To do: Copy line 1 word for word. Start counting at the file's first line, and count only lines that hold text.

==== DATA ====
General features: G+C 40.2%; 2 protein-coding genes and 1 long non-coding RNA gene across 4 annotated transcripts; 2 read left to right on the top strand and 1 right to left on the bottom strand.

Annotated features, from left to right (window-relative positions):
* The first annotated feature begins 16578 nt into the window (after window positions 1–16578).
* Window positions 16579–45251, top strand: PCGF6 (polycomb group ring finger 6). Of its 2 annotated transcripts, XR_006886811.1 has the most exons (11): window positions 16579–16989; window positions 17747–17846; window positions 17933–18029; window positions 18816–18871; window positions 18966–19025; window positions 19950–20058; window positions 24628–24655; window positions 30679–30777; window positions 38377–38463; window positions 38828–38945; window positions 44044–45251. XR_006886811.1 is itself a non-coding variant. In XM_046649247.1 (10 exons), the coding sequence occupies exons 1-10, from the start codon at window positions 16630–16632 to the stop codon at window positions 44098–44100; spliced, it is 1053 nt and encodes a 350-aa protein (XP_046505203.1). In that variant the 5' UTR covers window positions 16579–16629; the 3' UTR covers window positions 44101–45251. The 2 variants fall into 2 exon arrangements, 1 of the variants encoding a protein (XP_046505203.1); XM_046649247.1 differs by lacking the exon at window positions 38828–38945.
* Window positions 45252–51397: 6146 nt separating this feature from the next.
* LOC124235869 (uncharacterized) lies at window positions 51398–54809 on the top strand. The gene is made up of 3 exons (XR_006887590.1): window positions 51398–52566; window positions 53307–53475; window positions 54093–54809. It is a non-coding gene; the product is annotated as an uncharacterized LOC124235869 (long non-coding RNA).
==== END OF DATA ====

General features: G+C 40.2%; 2 protein-coding genes and 1 long non-coding RNA gene across 4 annotated transcripts; 2 read left to right on the top strand and 1 right to left on the bottom strand.